On March 10, 2016, Dr. Severino ordered a CT scan and a cystoscopy. Dr. Nawoor approved this plan four days later. Wexford's “Utilization Management Department” approved the cystoscopy on March 22 and approved the CT on March 30, 2016.

         Plaintiff had the CT scan on April 12, 2016. The CT “showed cancer in the right kidney with potential invasion of the vena cava, which is the main vein of the entire body that drains blood back to the heart.” (Wexford Defs.' Undisp. Fact 99.) Through Wexford's review process, the surgery was approved on April 21, 2016; a cardiac consultation for the surgery was approved on May 5, 2016; and, and a consultation with a cardiothoracic surgeon was approved on June 14, 2016. Plaintiff had the surgery on July 19, 2016 which took many hours and required three surgeons.

         On August 18, 2016, Dr. Nawoor obtained approval through the collegial review for an off-site oncology evaluation. On October 19, 2016, Plaintiff was prescribed a cancer medication (Votrient) which had to be approved through Wexford's pharmacy review process. Plaintiff began receiving Votrient on November 18, 2016. On March 2, 2017, Plaintiff was prescribed Opdivo, which was approved on March 20, 2017 through Wexford's pharmacy review process. Throughout this time, Defendant Galvin was a registered nurse acting as the Director of Nursing at Taylorville, and Defendant Mincy was the Health Care Unit Administrator at Taylorville.

         Plaintiff's expert, Dr. Barnett, opines that the above time-line for diagnosis and treatment was rife with unnecessary delays that taken together caused harm to Plaintiff: “[M]ore likely than not, Mr. Dean's cancer was contained within his kidney on December 23, 2015 and thus curable without the extended chemotherapy he is currently receiving, as it is indubitable that his cancer did grow and spread during 7 months until the cancer was removed.” (Barnett Report p. 23.) Plaintiff does not appear to dispute that the delay in the actual scheduling of the surgery was in large part attributable to the surgeons' challenge in coordinating their own schedules and preparing for the complicated surgery. However, Plaintiff maintains that the delays that were attributable to Defendants allowed Plaintiff's cancer to progress, which in turn increased the complexity of the surgery and caused the difficulty in scheduling the surgery.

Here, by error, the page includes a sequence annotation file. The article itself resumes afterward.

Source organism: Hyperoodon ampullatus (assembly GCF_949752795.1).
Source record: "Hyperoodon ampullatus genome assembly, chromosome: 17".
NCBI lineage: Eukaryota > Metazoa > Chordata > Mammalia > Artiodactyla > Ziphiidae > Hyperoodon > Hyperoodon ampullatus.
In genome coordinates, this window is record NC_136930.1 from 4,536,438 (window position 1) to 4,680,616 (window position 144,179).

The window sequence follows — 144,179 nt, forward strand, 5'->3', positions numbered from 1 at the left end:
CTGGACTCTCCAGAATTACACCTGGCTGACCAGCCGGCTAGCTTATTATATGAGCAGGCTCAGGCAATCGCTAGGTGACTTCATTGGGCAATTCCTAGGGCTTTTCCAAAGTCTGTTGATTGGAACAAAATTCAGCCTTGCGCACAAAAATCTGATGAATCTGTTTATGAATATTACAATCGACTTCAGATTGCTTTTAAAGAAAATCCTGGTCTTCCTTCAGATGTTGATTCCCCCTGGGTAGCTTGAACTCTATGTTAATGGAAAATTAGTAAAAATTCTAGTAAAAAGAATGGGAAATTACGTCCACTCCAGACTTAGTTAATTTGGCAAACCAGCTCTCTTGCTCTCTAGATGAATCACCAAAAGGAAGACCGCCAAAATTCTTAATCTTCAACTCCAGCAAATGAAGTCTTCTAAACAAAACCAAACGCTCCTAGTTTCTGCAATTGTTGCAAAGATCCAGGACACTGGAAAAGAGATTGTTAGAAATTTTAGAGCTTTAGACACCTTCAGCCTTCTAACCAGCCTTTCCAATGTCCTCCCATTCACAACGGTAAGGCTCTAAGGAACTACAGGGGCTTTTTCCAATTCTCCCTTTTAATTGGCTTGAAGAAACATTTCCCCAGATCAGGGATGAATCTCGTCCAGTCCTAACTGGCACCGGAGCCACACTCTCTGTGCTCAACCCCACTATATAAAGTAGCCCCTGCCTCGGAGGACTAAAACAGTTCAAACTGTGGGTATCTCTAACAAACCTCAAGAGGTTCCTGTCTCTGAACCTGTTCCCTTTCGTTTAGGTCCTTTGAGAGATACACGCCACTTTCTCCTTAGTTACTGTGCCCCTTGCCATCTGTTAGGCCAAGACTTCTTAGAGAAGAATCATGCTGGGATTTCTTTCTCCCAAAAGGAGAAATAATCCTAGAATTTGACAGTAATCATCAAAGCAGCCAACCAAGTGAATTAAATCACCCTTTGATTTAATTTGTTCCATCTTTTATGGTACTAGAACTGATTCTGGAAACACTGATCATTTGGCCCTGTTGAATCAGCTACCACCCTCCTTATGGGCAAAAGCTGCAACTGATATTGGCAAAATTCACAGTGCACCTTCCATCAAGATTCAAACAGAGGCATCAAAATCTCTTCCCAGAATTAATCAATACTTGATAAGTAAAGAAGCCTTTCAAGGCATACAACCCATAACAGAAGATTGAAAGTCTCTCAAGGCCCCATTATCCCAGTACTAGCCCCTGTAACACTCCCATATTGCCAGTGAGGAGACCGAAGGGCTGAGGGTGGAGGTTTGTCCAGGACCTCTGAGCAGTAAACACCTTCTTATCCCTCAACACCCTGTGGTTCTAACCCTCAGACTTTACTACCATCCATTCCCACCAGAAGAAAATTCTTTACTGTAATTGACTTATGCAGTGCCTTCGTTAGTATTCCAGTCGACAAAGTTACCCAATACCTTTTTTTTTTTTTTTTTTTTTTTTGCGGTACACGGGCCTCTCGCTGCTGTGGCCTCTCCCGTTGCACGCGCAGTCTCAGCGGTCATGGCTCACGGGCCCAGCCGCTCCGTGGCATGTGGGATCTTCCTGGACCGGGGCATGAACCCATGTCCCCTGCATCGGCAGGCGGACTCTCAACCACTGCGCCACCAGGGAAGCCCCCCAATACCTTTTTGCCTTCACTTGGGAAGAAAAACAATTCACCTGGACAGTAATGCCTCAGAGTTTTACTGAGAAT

This case, then, is primarily about delays-whether there were unnecessary delays attributable to Defendants, and, if so, whether those delays, separately or taken together, caused Plaintiff harm. The parties vigorously dispute these issues with cites to admissible evidence, which demonstrates the need for a trial. The Court will not wade into each dispute to weigh the strength of the inferences; that is the jury's job. The focus of the Court's inquiry is whether a reasonable juror could find in Plaintiff's favor.

         Addressing the Eighth Amendment claims first, a reasonable juror could conclude that Wexford's policies and practices were deliberately indifferent to inmates like Plaintiff with potentially life-threatening illnesses and the need for fast diagnosis and treatment. According to Plaintiff, gross hematuria presents a 40-50% risk of malignancy, and painless hematuria like Plaintiff's is more suggestive of malignancy than hematuria with pain. (Barnett Report p. 17.) A reasonable juror could find that the practices and procedures regarding off-site care and the implementation of off-site recommendations are simply not designed for a nimble response to urgent needs. Drawing inferences in Plaintiff's favor, the individual Defendants knew this from their experience with those procedures. A reasonable juror could draw an inference of deliberate indifference from the absence of fast-track procedures for diagnosing and treating urgent, life-threatening medical conditions. See Daniel v. Cook County, 833 F.3d 728, 734 (7th Cir. 2016)(“An unconstitutional policy can include both implicit policies as well as a gap in expressed policies.”); Jones v. City of Chicago, 787 F.2d 200 (7th Cir. 1986)(“in situations that call for procedures, rules or regulations, the failure to make policy ...